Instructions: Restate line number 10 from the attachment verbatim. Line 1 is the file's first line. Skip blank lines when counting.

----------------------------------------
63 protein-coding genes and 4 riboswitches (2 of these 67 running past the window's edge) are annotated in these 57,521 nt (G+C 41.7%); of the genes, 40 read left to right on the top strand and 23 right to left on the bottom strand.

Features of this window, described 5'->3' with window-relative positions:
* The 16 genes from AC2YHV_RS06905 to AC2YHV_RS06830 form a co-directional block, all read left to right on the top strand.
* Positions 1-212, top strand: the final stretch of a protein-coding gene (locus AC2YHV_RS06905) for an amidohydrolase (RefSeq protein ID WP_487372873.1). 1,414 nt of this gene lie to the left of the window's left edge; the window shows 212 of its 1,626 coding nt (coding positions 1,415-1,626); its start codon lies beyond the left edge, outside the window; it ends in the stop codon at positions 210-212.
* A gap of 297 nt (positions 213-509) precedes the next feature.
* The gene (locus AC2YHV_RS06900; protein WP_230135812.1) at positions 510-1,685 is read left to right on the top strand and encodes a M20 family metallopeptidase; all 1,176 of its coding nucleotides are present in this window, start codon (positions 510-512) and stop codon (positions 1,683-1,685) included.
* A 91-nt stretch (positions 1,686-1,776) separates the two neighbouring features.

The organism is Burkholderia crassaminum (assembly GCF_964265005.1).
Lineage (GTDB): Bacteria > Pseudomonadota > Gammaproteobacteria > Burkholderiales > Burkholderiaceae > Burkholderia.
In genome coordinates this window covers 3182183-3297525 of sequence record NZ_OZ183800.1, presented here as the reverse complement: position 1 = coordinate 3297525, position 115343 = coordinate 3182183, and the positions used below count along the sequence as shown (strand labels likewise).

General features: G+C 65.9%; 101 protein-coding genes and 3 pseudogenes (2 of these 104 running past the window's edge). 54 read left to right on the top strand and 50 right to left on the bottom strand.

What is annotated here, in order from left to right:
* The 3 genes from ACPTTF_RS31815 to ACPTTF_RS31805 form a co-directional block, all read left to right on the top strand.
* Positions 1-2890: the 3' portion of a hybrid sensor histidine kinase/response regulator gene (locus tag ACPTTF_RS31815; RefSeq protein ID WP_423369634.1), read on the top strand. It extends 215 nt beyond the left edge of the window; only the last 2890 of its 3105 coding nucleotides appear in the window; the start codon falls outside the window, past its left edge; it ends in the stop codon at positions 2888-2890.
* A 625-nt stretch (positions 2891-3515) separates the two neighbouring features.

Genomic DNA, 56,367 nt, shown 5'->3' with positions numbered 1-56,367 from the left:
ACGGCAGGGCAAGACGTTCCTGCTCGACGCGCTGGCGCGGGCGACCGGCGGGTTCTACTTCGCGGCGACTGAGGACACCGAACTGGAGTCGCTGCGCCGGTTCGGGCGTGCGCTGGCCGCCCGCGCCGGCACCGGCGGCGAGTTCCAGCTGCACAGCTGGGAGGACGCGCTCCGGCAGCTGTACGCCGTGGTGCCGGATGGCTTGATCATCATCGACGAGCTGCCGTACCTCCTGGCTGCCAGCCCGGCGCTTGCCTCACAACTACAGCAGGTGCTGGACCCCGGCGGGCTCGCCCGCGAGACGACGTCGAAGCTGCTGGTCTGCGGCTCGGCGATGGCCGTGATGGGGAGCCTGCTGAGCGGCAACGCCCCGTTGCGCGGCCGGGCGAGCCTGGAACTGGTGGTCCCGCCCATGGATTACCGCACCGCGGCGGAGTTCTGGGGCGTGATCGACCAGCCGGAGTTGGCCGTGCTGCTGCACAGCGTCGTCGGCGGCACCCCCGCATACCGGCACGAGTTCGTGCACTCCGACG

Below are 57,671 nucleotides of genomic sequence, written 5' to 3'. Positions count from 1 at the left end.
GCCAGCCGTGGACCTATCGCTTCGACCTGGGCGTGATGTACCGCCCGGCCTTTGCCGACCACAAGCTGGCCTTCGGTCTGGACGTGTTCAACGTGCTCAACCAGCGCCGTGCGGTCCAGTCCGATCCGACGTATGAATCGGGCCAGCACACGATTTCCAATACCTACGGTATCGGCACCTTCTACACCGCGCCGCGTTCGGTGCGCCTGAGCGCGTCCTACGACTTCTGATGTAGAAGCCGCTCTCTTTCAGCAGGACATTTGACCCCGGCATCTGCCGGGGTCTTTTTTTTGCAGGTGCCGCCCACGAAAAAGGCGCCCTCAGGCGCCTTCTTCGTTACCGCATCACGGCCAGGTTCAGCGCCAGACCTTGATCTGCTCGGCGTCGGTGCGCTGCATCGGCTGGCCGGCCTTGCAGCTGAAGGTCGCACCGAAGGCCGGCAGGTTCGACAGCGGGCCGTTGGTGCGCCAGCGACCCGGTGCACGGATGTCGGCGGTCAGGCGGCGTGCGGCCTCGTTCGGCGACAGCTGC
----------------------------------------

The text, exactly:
In genome coordinates this window covers 3182183-3297525 of sequence record NZ_OZ183800.1, presented here as the reverse complement: position 1 = coordinate 3297525, position 115343 = coordinate 3182183, and the positions used below count along the sequence as shown (strand labels likewise).